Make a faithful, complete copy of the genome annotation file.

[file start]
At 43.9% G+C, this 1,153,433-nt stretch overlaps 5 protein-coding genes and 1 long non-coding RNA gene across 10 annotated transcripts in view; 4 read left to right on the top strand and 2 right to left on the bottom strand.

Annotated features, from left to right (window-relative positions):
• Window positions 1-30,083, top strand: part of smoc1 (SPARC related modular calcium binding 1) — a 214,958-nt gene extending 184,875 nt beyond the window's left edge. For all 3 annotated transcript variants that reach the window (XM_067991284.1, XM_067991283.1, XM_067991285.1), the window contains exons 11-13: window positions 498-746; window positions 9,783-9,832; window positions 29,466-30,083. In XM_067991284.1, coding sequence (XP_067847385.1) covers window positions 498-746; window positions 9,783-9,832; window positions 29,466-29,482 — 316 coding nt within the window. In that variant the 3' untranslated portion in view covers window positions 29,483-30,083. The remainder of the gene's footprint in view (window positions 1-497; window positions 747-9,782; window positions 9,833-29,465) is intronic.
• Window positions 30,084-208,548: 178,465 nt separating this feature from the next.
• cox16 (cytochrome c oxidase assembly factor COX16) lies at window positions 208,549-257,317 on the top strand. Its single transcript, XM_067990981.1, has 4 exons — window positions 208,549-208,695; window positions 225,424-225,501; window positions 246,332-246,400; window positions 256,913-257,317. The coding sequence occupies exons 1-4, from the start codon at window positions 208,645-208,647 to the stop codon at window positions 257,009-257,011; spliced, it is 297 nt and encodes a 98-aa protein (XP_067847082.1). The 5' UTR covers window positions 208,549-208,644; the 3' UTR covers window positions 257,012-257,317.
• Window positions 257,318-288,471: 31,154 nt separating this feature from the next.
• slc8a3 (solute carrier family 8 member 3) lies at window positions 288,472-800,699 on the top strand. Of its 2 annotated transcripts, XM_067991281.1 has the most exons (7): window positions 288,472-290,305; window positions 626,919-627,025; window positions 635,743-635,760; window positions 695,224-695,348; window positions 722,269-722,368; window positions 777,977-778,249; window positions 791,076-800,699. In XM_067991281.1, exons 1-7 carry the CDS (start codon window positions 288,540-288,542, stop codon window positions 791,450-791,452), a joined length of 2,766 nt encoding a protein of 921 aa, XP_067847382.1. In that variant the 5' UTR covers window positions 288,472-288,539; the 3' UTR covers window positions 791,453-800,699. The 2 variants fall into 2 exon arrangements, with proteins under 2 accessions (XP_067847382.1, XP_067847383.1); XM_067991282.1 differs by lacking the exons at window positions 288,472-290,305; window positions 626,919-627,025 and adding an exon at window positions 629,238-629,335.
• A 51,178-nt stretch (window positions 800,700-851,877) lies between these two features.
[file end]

At 43.9% G+C, this 1,153,433-nt stretch overlaps 5 protein-coding genes and 1 long non-coding RNA gene across 10 annotated transcripts in view; 4 read left to right on the top strand and 2 right to left on the bottom strand.

Annotated features, from left to right (window-relative positions):
• Window positions 1-30,083, top strand: part of smoc1 (SPARC related modular calcium binding 1) — a 214,958-nt gene extending 184,875 nt beyond the window's left edge. For all 3 annotated transcript variants that reach the window (XM_067991284.1, XM_067991283.1, XM_067991285.1), the window contains exons 11-13: window positions 498-746; window positions 9,783-9,832; window positions 29,466-30,083. In XM_067991284.1, coding sequence (XP_067847385.1) covers window positions 498-746; window positions 9,783-9,832; window positions 29,466-29,482 — 316 coding nt within the window. In that variant the 3' untranslated portion in view covers window positions 29,483-30,083. The remainder of the gene's footprint in view (window positions 1-497; window positions 747-9,782; window positions 9,833-29,465) is intronic.
• Window positions 30,084-208,548: 178,465 nt separating this feature from the next.
• cox16 (cytochrome c oxidase assembly factor COX16) lies at window positions 208,549-257,317 on the top strand. Its single transcript, XM_067990981.1, has 4 exons — window positions 208,549-208,695; window positions 225,424-225,501; window positions 246,332-246,400; window positions 256,913-257,317. The coding sequence occupies exons 1-4, from the start codon at window positions 208,645-208,647 to the stop codon at window positions 257,009-257,011; spliced, it is 297 nt and encodes a 98-aa protein (XP_067847082.1). The 5' UTR covers window positions 208,549-208,644; the 3' UTR covers window positions 257,012-257,317.
• Window positions 257,318-288,471: 31,154 nt separating this feature from the next.
• slc8a3 (solute carrier family 8 member 3) lies at window positions 288,472-800,699 on the top strand. Of its 2 annotated transcripts, XM_067991281.1 has the most exons (7): window positions 288,472-290,305; window positions 626,919-627,025; window positions 635,743-635,760; window positions 695,224-695,348; window positions 722,269-722,368; window positions 777,977-778,249; window positions 791,076-800,699. In XM_067991281.1, exons 1-7 carry the CDS (start codon window positions 288,540-288,542, stop codon window positions 791,450-791,452), a joined length of 2,766 nt encoding a protein of 921 aa, XP_067847382.1. In that variant the 5' UTR covers window positions 288,472-288,539; the 3' UTR covers window positions 791,453-800,699. The 2 variants fall into 2 exon arrangements, with proteins under 2 accessions (XP_067847382.1, XP_067847383.1); XM_067991282.1 differs by lacking the exons at window positions 288,472-290,305; window positions 626,919-627,025 and adding an exon at window positions 629,238-629,335.
• A 51,178-nt stretch (window positions 800,700-851,877) lies between these two features.